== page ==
A restored Falaj (irrigation) system is now helping farmers in Bithnah to grow better crops using lesser amount of water. The ancient Falaj, which was ruined and unused, was restored by nonprofit organisation Emirates Nature-WWF, through a project sponsored by Etihad Rail.

“The Falaj was broken when we first came to the area,” said Altaf Habib, Projects Manager at Emirates Nature-WWF. “When we attended the local majlis, they requested us to restore it. Today, it is irrigating eight farms in the area.”

The system is designed in such a way that no external forces are required for it to operate. “Water flows because of the force of gravity,” he said. “This means no machines are needed to pump water. This means it is sustainable and does not require any power sources. During the harsh summer months, we have to resort to pumping water from a nearby well and transporting it to a tank that then travels through the Falaj pipes.”

Al Bithnah is located on a 3,000-year-old trade route which runs adjacent to the Wadi Ham, the longest valley in the UAE. This ancient route has traditionally linked communities from Asia, Europe and Africa. Merchants would travel by land and sea, trading spices, dates, dried fish, frankincense and other commodities.

Empowering local communities

According to Altaf, the organisation works to empower local communities across the UAE. “When we pick a place to develop, we sit down with the locals and ask them what they want help with,” he said. “That is a process we follow at all the communities we work with because they are the ones who know best what is needed for the area.”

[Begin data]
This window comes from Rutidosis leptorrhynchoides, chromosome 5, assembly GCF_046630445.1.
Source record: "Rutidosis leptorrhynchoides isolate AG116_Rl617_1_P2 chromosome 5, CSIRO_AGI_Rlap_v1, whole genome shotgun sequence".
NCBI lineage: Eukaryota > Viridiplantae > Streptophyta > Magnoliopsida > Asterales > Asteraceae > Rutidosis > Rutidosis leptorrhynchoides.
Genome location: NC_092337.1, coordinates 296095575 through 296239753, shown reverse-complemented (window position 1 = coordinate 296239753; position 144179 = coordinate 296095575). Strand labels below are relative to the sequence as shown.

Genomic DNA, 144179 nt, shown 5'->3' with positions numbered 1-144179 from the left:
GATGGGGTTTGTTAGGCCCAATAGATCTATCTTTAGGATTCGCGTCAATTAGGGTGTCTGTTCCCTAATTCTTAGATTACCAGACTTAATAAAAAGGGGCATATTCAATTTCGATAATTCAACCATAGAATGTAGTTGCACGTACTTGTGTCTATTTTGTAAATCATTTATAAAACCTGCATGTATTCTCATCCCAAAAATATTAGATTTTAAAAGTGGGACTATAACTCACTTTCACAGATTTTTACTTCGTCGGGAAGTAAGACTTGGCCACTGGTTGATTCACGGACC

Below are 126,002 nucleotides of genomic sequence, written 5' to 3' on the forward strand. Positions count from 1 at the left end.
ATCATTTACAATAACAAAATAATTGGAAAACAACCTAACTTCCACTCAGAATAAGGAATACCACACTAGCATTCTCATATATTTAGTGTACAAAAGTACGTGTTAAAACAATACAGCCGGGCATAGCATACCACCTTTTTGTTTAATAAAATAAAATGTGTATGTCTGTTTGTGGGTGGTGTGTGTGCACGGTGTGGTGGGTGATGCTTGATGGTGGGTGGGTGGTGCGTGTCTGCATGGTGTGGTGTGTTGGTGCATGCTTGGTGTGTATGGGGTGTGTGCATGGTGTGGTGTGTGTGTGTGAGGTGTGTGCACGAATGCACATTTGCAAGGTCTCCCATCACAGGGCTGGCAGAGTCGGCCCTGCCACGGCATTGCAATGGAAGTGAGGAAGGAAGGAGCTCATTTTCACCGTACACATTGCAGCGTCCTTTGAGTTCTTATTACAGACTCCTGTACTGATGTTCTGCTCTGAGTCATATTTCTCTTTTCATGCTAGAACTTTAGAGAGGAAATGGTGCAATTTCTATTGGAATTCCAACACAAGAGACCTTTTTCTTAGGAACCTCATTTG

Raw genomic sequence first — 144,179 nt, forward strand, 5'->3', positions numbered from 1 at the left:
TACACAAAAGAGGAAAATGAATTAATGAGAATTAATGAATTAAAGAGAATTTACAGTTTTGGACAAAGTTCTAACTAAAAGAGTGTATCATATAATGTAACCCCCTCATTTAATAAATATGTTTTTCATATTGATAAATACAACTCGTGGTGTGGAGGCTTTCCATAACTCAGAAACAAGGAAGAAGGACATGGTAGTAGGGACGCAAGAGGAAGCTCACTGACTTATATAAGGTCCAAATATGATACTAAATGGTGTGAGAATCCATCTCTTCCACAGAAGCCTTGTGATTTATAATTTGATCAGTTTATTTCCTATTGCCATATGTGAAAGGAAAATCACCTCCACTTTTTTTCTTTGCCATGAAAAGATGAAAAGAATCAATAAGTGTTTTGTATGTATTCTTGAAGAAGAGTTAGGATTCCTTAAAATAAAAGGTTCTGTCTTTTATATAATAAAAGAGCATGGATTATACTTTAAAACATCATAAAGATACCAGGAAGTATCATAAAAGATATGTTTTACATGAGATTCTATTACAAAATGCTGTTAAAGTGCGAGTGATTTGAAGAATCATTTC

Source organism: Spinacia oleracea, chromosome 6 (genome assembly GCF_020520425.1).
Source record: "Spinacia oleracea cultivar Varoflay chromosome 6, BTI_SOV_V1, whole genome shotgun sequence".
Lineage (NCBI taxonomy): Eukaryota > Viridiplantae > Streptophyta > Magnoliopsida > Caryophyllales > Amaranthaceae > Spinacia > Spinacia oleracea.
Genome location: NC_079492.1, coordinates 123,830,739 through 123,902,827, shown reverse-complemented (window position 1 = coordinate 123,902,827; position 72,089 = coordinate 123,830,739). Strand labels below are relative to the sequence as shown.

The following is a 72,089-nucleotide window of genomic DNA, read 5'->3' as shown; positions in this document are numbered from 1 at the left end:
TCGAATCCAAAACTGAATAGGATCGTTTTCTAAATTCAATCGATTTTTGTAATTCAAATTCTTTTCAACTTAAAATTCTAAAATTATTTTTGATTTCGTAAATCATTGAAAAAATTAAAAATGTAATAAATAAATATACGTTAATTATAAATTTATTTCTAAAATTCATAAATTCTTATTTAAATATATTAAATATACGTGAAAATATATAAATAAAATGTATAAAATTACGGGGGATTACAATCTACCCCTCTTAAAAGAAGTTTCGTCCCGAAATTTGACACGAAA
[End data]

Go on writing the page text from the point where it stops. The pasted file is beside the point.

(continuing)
In addition to developing the Falaj, the team also educated local farmers about modern techniques. “They grew date palms and used the flood irrigation system,” he said. “This required a lot of water. So, we took three sample farms and fitted them with a system which would only release the amount of water required by that tree, thus minimising the wastage. This has caused the farms to reduce their water consumption by up to 20 per cent.”

Apart from farming, local residents also wanted the area to be developed for tourists. “To encourage ecotourism, we built a trail for hikers around the loop of the mountain in partnership with Fujairah tourism, landing back at the Bithnah fort,” he said. “Since this area is a protected archaeological site, this has also helped disturbances to the area as most hikers stick to the trail path. We have also installed 17 signboards on the route to help people better understand the history of the area.”

Helping earn

In addition to rebuilding the Falaj, the team from Emirates Nature-WWF also helped the local community create a new income source. They began planting Moringa trees in the vicinity. “Within three years of planting, these Moringa trees give seeds which can be pressed for oil,” said Altaf. “Moringa oil is quite expensive and has a long shelf life. So far we have planted about 800 trees, starting from the end of 2023. After three years, these will give a steady source of income to the locals.”

During the recent unprecedented rains and subsequent flooding, the Falaj was completely submerged and filled with dirt. Last week, volunteers of the organisation cleaned it up so that it could be used again. One of them was 12-year-old American expat, Charlie. A member of the Boy Scouts of America, Charlie often volunteers at various projects.

“There was a lot of mud and dirt in the Falaj,” he said. “We used long rakes to clear them out. It was hard work but it would help the farmers a lot. One group of volunteers, with younger children, planted Moringa trees around the Falaj.”

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